Third, companies should be prepared to explain and defend their policies. The SEC issued guidance in December 2022 addressing the situation of a company that is sued over its advance notice bylaws. The SEC says that companies must make certain disclosures about the litigation and the possible ramifications, and should be prepared to change the date of the annual meeting if it cannot give shareholders enough notice.

Finally, while boards can demand transparency, they must also provide it. Advance notice bylaws exemplify a demand for transparency from dissident shareholders, because such bylaws request factual information about an important matter, be it a potential board member or another matter coming up for vote. Conversely, however, boards must also be transparent, constructing their bylaws in plain English without any ambiguity.

Given their long history, advance notice bylaws are highly unlikely to be declared illegal overnight by a judge. The court’s decision in Masimo and similar cases may, however, provide guidance on writing advance notice bylaws that can withstand judicial scrutiny.

Disclaimer: NACD does not provide tax, legal, or accounting advice. This material has been prepared for informational purposes only and is not intended to provide, and should not be relied on for, tax, legal, or accounting advice. For such advice, readers should consult their own tax, legal, and accounting advisors.

Alexandra R. Lajoux is the chief knowledge officer emeritus at NACD.

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ESG-Linked Reputation Risk Strategy Requires Authentication and Communication

If you oversee an effective reputation risk strategy process, but no one knows it, is it actually effective? This is a vital question boards of directors, senior executives, and risk professionals need to ask themselves in this era of enhanced regulatory enforcement.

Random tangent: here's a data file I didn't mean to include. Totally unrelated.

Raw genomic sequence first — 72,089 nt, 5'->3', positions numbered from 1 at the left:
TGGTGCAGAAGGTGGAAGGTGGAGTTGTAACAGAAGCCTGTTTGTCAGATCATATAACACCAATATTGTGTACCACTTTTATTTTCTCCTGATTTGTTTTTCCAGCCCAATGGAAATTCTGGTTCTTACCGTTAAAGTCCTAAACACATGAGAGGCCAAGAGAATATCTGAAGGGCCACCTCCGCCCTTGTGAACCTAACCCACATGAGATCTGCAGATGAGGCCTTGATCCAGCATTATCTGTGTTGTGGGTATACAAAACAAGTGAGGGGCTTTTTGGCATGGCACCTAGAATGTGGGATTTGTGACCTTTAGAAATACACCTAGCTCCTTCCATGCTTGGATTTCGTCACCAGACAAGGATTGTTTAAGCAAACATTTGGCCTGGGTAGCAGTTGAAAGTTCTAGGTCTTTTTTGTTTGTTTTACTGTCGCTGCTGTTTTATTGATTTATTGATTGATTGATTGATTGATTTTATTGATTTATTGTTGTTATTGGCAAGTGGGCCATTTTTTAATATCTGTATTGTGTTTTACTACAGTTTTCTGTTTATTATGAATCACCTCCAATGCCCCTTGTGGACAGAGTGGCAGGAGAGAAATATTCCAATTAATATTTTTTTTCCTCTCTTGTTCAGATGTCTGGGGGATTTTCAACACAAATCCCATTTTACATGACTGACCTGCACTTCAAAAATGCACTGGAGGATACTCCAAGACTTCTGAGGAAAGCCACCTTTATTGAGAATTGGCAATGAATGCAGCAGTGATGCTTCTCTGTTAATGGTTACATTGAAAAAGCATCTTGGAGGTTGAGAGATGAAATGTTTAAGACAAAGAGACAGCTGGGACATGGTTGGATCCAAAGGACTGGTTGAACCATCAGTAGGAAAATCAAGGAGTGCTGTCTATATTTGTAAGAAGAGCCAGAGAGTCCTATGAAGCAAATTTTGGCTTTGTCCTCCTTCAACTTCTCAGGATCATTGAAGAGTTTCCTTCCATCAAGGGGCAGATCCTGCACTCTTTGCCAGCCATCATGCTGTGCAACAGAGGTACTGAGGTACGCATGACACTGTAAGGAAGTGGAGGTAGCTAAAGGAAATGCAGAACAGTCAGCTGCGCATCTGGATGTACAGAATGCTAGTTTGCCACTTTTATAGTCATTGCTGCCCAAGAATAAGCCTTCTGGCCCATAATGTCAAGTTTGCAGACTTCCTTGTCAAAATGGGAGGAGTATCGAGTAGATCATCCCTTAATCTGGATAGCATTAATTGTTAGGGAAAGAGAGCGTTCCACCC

We now understand more than ever about corporate reputational risk—how to define it, assess its potential impact, and mitigate it—to build reputational resilience, which is valued by investors. We now know, for example, that reputational resilience is the benefit companies earn by prevailing favorably in the competition for the minds of stakeholders. We know this depends on the degree to which actual corporate performance aligns with stakeholders’ expectations. This is as true with environmental, social, and governance (ESG), compliance, disclosure, diversity, political acumen, and other reputational issues as it is with financial performance. 

We know that marketing and communications strategies can manage expectations, but if they are not integrated into enterprise-wide risk management and governance, they can backfire. Incredulous stakeholders will see greenwashing, bluewashing, graywashing, noncompliance, and possibly even non-constructive obstruction.

On the other hand, a study conducted by Steel City Re found that when a crisis allows stakeholders to discover that a company has a robust, authenticated reputation risk strategy, they reward it with a reputation premium, or a higher stock price relative to its peers. Even more compelling, the study found that when companies proactively communicate with stakeholders about their processes and they are authenticated by third parties before any crisis transpires, they gain an even greater stock price premium. The average equity boosts are 5 and 9.3 percent, respectively.

Authentication of the reputation risk management process and communication with stakeholders are key, but these are elements that have been missing from most of the conversations in corporate boardrooms about reputation or ESG-related risk. At the 2022 NACD Summit, we surveyed a group of directors on what they thought comprised an effective reputation risk management and governance process. At first, only 20 percent said it would include management, the board, intelligence gathering of stakeholder expectations, and strategic value protection through a combination of third-party authentication, such as insurance, and communications.